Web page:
Howard Benjamin Austin was designated as the first Poet-Laureate of the State of Illinois on January 14, 1936. A prolific poet, Mr. Austin was also an accountant by trade and was a schoolteacher for a short time. He was born on July 27, 1886 on the family farm near Blue Mound, IL, and died on April 1, 1962 at his home in Springfield, IL.

Austin’s ability to write poetry was widely recognized, in large part because of the speed with which he could accomplish it. For many years he was called upon to demonstrate his talents with a male quartet named the Pawnee Four. These singers were invited to events such as conventions or banquets, where after-dinner speakers were the norm. Howard, while listening intently to the speeches, would sit on the sidelines composing poetic lyrics, more often than not with amusing content or by poking good-natured fun at the speaker or his organization. Immediately following the speaker, the quartet would take their places at the dais. As the lead singer, Howard would hold his just-completed lyrics out in front of the group while they sang and harmonized the words together. This was often considered to be a stunt, assuming words had been prepared long beforehand. Anyone that attended these events would be convinced otherwise as his piece would include a very detailed account of unpredictable events. Howard, the quartet, and his amazing “instant” poetry were popular for many decades.

One of Austin’s biggest fans in 1936 was then governor Henry Horner. Having appeared with the governor on a number of programs, Mr. Austin made a significant impression one night at a Ladies of Sangamon County Democracy dinner. That night, the quartet sang a song written specifically by Mr. Austin entitled “Be It Resolved” calling upon the bachelor governor to “pick out a handsome old maid and get himself a wife!” The one thing resolved for sure that night, as was declared by Governor Horner, was that Howard Austin would be designated as the State Poet Laureate. Soon after, an official certificate bearing the signatures of the governor and Secretary of State Edward J. Hughs and the seal of the state of Illinois were presented to Mr. Austin on Tuesday, January 14, 1936.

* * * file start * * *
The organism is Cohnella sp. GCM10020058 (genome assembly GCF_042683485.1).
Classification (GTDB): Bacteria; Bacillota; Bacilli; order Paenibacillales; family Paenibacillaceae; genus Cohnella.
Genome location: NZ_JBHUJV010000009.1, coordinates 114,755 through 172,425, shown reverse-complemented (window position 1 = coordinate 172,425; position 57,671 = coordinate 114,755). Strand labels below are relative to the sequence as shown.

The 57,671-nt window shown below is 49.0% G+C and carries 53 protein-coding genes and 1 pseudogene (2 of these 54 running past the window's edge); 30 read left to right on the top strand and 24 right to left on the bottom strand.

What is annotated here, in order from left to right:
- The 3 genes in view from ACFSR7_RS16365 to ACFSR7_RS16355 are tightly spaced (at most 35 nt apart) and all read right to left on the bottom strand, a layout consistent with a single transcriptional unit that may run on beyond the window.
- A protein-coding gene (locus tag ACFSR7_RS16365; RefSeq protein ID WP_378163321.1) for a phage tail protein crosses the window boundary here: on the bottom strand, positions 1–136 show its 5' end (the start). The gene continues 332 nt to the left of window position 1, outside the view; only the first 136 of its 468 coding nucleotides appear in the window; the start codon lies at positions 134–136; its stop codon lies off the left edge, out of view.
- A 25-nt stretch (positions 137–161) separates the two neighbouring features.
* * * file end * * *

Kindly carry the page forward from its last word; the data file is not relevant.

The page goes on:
Aside from Mr. Austin’s accomplishments with the Pawnee Four, his poetry and lyrics covers a wide range of themes. Politics, patriotism, religion, human issues, current events and family were the core inspirations that would traditionally establish the canvass for his works. It can be serious and sensitive in one poem and full of humor in the next. Austin’s descendants recall how he typically composed his poetry “on the fly” and rarely edited the verses after they had been written.

Howard Benjamin Austin was born on July 27, 1886 to Benjamin Franklin Austin and Julia Amanda (Biggs) Austin on the family farm near Blue Mound, IL. He was one of 7 children raised on the farm. (Blue Mound is in Macon County but the farm property was actually across the boundary into Christian County). Howard’s love of the family, of his roots and his boyhood home, never diminished through the years. Along with his sisters and brothers, they came together at least once a year at the family farm. Members of Howard’s family still lived on, maintained, and farmed the family property throughout Howard’s life. Boyhood memories of life on this farm in Central Illinois held a special place in Mr. Austin’s heart as it was a subject of much reflection in a number of poems. (Boyhood Memories, Looking Back)

As he grew into manhood, Howard became the teacher of rural children working as a schoolmaster in a variety of one-room schools (Madison and Washington schools in Blue Mound). In his late 20s Howard moved to Taylorville where he began working in the Christian County Clerks office. His growing affinity for numbers led him to a new job at the Farmer’s national Bank in Taylorville. Howard ‘s new career was abruptly halted in 1918, when he was called to serve his country in World War I. Assigned to the 307 Field Artillery, Mr. Austin served as a courier in the Argonne Forest in France, due in part to his capabilities working with horses. This dangerous duty included more than one brush with death, riding alone at night through the battlefield – sometimes finding himself behind enemy lines. Stirring poems such as “Sleep and Dream” and “My Boy Jim” are just a couple of examples of some of Mr. Austin’s more patriotic themes inspired by his war experiences.